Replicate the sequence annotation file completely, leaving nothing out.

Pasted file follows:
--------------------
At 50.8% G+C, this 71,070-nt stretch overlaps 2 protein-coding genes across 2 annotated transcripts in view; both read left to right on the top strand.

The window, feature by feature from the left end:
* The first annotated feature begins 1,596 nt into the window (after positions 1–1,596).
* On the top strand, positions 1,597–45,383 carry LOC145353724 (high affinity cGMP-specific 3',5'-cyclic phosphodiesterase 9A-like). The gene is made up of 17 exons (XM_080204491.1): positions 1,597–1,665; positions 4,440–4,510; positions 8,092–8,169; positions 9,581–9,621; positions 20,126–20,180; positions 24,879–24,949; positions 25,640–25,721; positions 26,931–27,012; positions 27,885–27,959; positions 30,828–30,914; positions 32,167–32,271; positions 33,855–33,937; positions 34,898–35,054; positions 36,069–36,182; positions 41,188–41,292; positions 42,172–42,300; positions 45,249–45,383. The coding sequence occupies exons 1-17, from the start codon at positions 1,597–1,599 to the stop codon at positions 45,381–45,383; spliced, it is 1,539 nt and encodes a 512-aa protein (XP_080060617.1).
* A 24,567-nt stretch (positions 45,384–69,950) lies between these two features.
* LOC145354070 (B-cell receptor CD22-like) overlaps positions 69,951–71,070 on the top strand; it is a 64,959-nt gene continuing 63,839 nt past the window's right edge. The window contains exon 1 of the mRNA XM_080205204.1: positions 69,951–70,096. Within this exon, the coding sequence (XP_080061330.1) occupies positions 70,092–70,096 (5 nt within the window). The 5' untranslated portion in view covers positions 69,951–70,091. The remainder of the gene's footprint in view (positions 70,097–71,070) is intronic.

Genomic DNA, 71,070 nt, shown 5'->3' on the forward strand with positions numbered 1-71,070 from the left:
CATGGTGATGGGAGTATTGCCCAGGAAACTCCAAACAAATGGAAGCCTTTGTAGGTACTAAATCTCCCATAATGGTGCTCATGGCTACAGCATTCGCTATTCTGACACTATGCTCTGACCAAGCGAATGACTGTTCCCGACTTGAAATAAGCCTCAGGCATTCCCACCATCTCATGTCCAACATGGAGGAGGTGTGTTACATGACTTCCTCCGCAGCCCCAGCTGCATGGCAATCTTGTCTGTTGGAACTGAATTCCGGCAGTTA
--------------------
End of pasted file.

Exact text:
At 50.8% G+C, this 71,070-nt stretch overlaps 2 protein-coding genes across 2 annotated transcripts in view; both read left to right on the top strand.

The window, feature by feature from the left end:
* The first annotated feature begins 1,596 nt into the window (after positions 1–1,596).
* On the top strand, positions 1,597–45,383 carry LOC145353724 (high affinity cGMP-specific 3',5'-cyclic phosphodiesterase 9A-like). The gene is made up of 17 exons (XM_080204491.1): positions 1,597–1,665; positions 4,440–4,510; positions 8,092–8,169; positions 9,581–9,621; positions 20,126–20,180; positions 24,879–24,949; positions 25,640–25,721; positions 26,931–27,012; positions 27,885–27,959; positions 30,828–30,914; positions 32,167–32,271; positions 33,855–33,937; positions 34,898–35,054; positions 36,069–36,182; positions 41,188–41,292; positions 42,172–42,300; positions 45,249–45,383. The coding sequence occupies exons 1-17, from the start codon at positions 1,597–1,599 to the stop codon at positions 45,381–45,383; spliced, it is 1,539 nt and encodes a 512-aa protein (XP_080060617.1).
* A 24,567-nt stretch (positions 45,384–69,950) lies between these two features.
* LOC145354070 (B-cell receptor CD22-like) overlaps positions 69,951–71,070 on the top strand; it is a 64,959-nt gene continuing 63,839 nt past the window's right edge. The window contains exon 1 of the mRNA XM_080205204.1: positions 69,951–70,096. Within this exon, the coding sequence (XP_080061330.1) occupies positions 70,092–70,096 (5 nt within the window). The 5' untranslated portion in view covers positions 69,951–70,091. The remainder of the gene's footprint in view (positions 70,097–71,070) is intronic.

Genomic DNA, 71,070 nt, shown 5'->3' on the forward strand with positions numbered 1-71,070 from the left:
CATGGTGATGGGAGTATTGCCCAGGAAACTCCAAACAAATGGAAGCCTTTGTAGGTACTAAATCTCCCATAATGGTGCTCATGGCTACAGCATTCGCTATTCTGACACTATGCTCTGACCAAGCGAATGACTGTTCCCGACTTGAAATAAGCCTCAGGCATTCCCACCATCTCATGTCCAACATGGAGGAGGTGTGTTACATGACTTCCTCCGCAGCCCCAGCTGCATGGCAATCTTGTCTGTTGGAACTGAATTCCGGCAGTTA